Welcome to the Travel Marketeer, a weekly series where we examine data, insights and ideas around marketing, creative testing, and ways travel brands can improve the online customer experience. In this week’s installment we explore why ad creative impacts site conversion rates.

 

It’s sometimes quite surprising the extent to which ad creative impacts site conversion rates. After all, changing the ad copy doesn’t make the site more or less user-friendly. Ad variations don’t impact the shopping cart flow or the ease of navigation which are things marketers typically think about when optimizing for conversions. So why, then do we so often find that one ad has a significantly higher conversion rate than another? There are two possibilities:

 

Ad creative attracts and qualifies different types of customers

Let’s say an airline uses two display ad creative options:

 

  1. Imagery that includes a laptop, a brief case, and glass of champagne on an airplane tray table that presides above ample leg room
  2. Smiling children coloring on airline logo-emblazoned napkins supported by clean tray tables

 

Clearly, these two ad variations will speak to and attract vastly different types of travelers: business and leisure travelers. The conversion rate of the two ads will be different simply because they are generated by different customer segments. But there is more to this story, which brings us to reason number two:

 

Ad creative sets and anchors customers’ expectations

Why do ads that attract roughly the same customer segments have different conversion rates? Let’s look at some hypothetical examples for similar ads:

 

  1. “Search here for the lowest prices on airfare, guaranteed.”
  2. “Up to 60% off airfare from major airlines.”

 

Presumably both of these ads would attract price-sensitive airline ticket shoppers. But let’s say one of them has a 20% higher conversion rate than the other. Why might this be? It’s because the ad has set the customer’s first impression.

 

Specifically, the customer’s first impression from an ad can trigger what behavioral economists refer to as “cognitive biases” that nudge customers toward decisions like purchases and bookings.

 

In particular, diagnosis bias was exhibited in an NBA basketball study. Researchers found that NBA draft order was a strong predictor of play time above and beyond what would be expected based on players’ actual performance throughout their careers. The implication is that coaches’ perception of player abilities is more heavily influenced by first impressions than on the players’ subsequent competence.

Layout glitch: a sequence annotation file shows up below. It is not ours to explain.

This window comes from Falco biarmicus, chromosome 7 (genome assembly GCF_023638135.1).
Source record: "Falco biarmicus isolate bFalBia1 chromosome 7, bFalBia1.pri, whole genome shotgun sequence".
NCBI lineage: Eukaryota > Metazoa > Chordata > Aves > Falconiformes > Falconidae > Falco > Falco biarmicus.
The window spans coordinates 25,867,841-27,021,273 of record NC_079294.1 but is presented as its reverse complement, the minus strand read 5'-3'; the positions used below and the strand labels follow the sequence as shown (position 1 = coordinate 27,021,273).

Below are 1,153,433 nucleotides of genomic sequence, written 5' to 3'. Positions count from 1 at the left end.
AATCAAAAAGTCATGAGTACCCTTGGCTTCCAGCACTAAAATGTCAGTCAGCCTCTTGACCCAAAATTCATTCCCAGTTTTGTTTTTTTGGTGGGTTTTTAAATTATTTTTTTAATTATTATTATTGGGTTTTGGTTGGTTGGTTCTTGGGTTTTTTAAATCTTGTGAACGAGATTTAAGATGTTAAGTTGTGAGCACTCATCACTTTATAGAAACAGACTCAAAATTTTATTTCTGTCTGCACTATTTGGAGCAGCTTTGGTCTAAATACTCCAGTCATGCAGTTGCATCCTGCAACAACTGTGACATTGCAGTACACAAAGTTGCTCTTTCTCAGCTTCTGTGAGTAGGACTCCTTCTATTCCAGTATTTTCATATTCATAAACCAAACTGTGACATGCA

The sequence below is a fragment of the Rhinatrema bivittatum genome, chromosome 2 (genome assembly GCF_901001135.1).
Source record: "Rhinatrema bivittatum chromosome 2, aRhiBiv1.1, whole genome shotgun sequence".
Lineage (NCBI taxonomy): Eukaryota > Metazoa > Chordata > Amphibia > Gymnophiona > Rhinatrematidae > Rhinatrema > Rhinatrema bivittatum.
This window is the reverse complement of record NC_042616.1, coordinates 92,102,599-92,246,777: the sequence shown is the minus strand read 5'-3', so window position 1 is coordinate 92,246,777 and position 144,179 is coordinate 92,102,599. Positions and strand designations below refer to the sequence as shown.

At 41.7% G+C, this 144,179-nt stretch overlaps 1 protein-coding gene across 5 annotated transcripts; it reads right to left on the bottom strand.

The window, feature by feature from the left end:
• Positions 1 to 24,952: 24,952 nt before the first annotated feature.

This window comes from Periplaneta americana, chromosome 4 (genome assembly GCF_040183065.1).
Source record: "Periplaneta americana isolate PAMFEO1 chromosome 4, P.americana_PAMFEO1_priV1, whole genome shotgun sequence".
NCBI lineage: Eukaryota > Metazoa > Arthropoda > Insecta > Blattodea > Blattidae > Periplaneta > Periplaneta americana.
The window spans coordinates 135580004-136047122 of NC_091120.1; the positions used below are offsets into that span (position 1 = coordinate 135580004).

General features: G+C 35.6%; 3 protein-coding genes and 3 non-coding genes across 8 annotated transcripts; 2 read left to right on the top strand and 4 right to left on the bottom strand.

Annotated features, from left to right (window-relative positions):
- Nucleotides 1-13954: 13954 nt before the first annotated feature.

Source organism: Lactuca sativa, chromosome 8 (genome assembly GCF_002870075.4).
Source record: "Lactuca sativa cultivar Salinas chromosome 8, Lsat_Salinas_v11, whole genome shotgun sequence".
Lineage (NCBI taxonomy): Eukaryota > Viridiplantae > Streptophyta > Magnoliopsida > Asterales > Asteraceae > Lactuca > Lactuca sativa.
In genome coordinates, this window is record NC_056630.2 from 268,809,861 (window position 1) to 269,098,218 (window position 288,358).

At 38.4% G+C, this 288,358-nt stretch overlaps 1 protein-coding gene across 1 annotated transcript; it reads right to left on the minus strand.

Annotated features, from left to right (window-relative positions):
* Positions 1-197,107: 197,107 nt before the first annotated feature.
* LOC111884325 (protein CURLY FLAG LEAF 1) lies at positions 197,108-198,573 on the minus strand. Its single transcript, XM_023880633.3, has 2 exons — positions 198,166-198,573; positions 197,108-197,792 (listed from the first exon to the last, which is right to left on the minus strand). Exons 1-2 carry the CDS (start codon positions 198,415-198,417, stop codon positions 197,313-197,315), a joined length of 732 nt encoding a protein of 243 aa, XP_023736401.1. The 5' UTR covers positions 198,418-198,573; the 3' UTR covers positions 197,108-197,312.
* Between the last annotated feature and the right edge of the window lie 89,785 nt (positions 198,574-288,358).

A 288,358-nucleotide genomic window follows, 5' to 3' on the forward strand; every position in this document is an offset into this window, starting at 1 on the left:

Similarly, if you visit a hotel that has really good reviews and your friends recommend it, you assume that you will receive great service. Cognitive biases may lead you to believe you are receiving great service even when there is some evidence to the contrary.

 

This is an important concept to remember when creating advertisements. The way in which marketers present offerings in ads can create lasting customer perceptions that can be difficult to change later.

 

If you truly believe that one site over another offers the lowest prices, you might be willing to persevere in making a booking even if the site is slow or difficult to use. But if you arrive at the site distrusting the 60% claims, you might bounce prematurely.

 


About Boost Media

Boost Media increases advertiser profitability by using a combination of humans and a proprietary software platform to drive increased ad relevance at scale.

The Boost marketplace comprises over 1,000 expert copywriters and image optimizers who compete to provide a diverse array of perspectives. Boost’s proprietary software identifies opportunities for creative optimization and drives performance using a combination of workflow tools and algorithms. Headquartered in San Francisco, the Boost Media optimization platform provides fresh, performance-driven creative in 12 localized languages worldwide.